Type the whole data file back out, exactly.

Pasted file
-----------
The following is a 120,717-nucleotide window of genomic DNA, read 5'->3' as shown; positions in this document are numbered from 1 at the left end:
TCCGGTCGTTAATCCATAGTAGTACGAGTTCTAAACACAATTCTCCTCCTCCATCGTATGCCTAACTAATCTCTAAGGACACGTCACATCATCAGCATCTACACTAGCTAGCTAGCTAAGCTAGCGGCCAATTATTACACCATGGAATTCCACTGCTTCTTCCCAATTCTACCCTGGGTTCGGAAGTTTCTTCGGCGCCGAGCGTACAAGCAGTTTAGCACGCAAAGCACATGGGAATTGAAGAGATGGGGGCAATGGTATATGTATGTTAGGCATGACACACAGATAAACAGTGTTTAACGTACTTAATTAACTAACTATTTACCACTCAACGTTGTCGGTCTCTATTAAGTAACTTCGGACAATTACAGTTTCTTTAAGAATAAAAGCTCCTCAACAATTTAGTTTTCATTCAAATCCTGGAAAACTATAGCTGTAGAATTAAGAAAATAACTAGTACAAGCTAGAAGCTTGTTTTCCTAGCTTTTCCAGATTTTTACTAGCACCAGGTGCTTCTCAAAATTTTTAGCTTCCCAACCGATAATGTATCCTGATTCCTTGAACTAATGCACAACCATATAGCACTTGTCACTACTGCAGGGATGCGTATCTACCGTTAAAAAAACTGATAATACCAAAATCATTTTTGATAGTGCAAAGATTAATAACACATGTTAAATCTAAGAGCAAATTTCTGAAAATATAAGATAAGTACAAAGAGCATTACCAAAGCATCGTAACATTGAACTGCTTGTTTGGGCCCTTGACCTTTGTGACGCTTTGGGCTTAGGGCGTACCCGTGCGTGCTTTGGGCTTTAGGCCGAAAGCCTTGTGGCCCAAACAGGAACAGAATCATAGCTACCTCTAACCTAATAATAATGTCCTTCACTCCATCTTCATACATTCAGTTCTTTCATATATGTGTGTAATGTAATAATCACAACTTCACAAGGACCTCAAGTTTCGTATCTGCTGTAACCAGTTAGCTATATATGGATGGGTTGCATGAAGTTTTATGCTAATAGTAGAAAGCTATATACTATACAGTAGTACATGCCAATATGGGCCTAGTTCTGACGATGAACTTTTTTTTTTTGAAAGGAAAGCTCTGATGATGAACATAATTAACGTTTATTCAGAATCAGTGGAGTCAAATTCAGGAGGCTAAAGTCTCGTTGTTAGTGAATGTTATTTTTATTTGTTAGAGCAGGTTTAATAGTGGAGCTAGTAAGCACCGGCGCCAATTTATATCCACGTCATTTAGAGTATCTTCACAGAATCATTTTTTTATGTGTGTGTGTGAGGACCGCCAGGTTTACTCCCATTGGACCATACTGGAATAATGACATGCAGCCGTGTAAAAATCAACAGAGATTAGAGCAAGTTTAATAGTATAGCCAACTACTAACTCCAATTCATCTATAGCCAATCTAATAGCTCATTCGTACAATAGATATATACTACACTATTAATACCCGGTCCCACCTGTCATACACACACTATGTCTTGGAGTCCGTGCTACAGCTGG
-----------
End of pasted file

The following is a 120,717-nucleotide window of genomic DNA, read 5'->3' as shown; positions in this document are numbered from 1 at the left end:
TCCGGTCGTTAATCCATAGTAGTACGAGTTCTAAACACAATTCTCCTCCTCCATCGTATGCCTAACTAATCTCTAAGGACACGTCACATCATCAGCATCTACACTAGCTAGCTAGCTAAGCTAGCGGCCAATTATTACACCATGGAATTCCACTGCTTCTTCCCAATTCTACCCTGGGTTCGGAAGTTTCTTCGGCGCCGAGCGTACAAGCAGTTTAGCACGCAAAGCACATGGGAATTGAAGAGATGGGGGCAATGGTATATGTATGTTAGGCATGACACACAGATAAACAGTGTTTAACGTACTTAATTAACTAACTATTTACCACTCAACGTTGTCGGTCTCTATTAAGTAACTTCGGACAATTACAGTTTCTTTAAGAATAAAAGCTCCTCAACAATTTAGTTTTCATTCAAATCCTGGAAAACTATAGCTGTAGAATTAAGAAAATAACTAGTACAAGCTAGAAGCTTGTTTTCCTAGCTTTTCCAGATTTTTACTAGCACCAGGTGCTTCTCAAAATTTTTAGCTTCCCAACCGATAATGTATCCTGATTCCTTGAACTAATGCACAACCATATAGCACTTGTCACTACTGCAGGGATGCGTATCTACCGTTAAAAAAACTGATAATACCAAAATCATTTTTGATAGTGCAAAGATTAATAACACATGTTAAATCTAAGAGCAAATTTCTGAAAATATAAGATAAGTACAAAGAGCATTACCAAAGCATCGTAACATTGAACTGCTTGTTTGGGCCCTTGACCTTTGTGACGCTTTGGGCTTAGGGCGTACCCGTGCGTGCTTTGGGCTTTAGGCCGAAAGCCTTGTGGCCCAAACAGGAACAGAATCATAGCTACCTCTAACCTAATAATAATGTCCTTCACTCCATCTTCATACATTCAGTTCTTTCATATATGTGTGTAATGTAATAATCACAACTTCACAAGGACCTCAAGTTTCGTATCTGCTGTAACCAGTTAGCTATATATGGATGGGTTGCATGAAGTTTTATGCTAATAGTAGAAAGCTATATACTATACAGTAGTACATGCCAATATGGGCCTAGTTCTGACGATGAACTTTTTTTTTTTGAAAGGAAAGCTCTGATGATGAACATAATTAACGTTTATTCAGAATCAGTGGAGTCAAATTCAGGAGGCTAAAGTCTCGTTGTTAGTGAATGTTATTTTTATTTGTTAGAGCAGGTTTAATAGTGGAGCTAGTAAGCACCGGCGCCAATTTATATCCACGTCATTTAGAGTATCTTCACAGAATCATTTTTTTATGTGTGTGTGTGAGGACCGCCAGGTTTACTCCCATTGGACCATACTGGAATAATGACATGCAGCCGTGTAAAAATCAACAGAGATTAGAGCAAGTTTAATAGTATAGCCAACTACTAACTCCAATTCATCTATAGCCAATCTAATAGCTCATTCGTACAATAGATATATACTACACTATTAATACCCGGTCCCACCTGTCATACACACACTATGTCTTGGAGTCCGTGCTACAGCTGG